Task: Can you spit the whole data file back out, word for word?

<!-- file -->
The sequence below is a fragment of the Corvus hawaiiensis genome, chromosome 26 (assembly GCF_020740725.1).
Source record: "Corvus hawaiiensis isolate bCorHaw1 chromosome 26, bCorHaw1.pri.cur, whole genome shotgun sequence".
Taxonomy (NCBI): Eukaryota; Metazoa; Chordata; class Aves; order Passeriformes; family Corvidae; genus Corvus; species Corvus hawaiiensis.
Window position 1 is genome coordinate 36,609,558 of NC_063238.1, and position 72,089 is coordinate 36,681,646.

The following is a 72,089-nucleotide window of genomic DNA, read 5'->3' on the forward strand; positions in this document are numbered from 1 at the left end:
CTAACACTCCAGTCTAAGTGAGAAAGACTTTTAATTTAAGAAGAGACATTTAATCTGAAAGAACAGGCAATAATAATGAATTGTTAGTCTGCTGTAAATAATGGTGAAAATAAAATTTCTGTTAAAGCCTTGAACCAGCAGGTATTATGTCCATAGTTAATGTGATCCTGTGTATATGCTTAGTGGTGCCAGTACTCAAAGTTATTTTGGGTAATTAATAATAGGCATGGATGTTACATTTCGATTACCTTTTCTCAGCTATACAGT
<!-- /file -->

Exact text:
The sequence below is a fragment of the Corvus hawaiiensis genome, chromosome 26 (assembly GCF_020740725.1).
Source record: "Corvus hawaiiensis isolate bCorHaw1 chromosome 26, bCorHaw1.pri.cur, whole genome shotgun sequence".
Taxonomy (NCBI): Eukaryota; Metazoa; Chordata; class Aves; order Passeriformes; family Corvidae; genus Corvus; species Corvus hawaiiensis.
Window position 1 is genome coordinate 36,609,558 of NC_063238.1, and position 72,089 is coordinate 36,681,646.

The following is a 72,089-nucleotide window of genomic DNA, read 5'->3' on the forward strand; positions in this document are numbered from 1 at the left end:
CTAACACTCCAGTCTAAGTGAGAAAGACTTTTAATTTAAGAAGAGACATTTAATCTGAAAGAACAGGCAATAATAATGAATTGTTAGTCTGCTGTAAATAATGGTGAAAATAAAATTTCTGTTAAAGCCTTGAACCAGCAGGTATTATGTCCATAGTTAATGTGATCCTGTGTATATGCTTAGTGGTGCCAGTACTCAAAGTTATTTTGGGTAATTAATAATAGGCATGGATGTTACATTTCGATTACCTTTTCTCAGCTATACAGT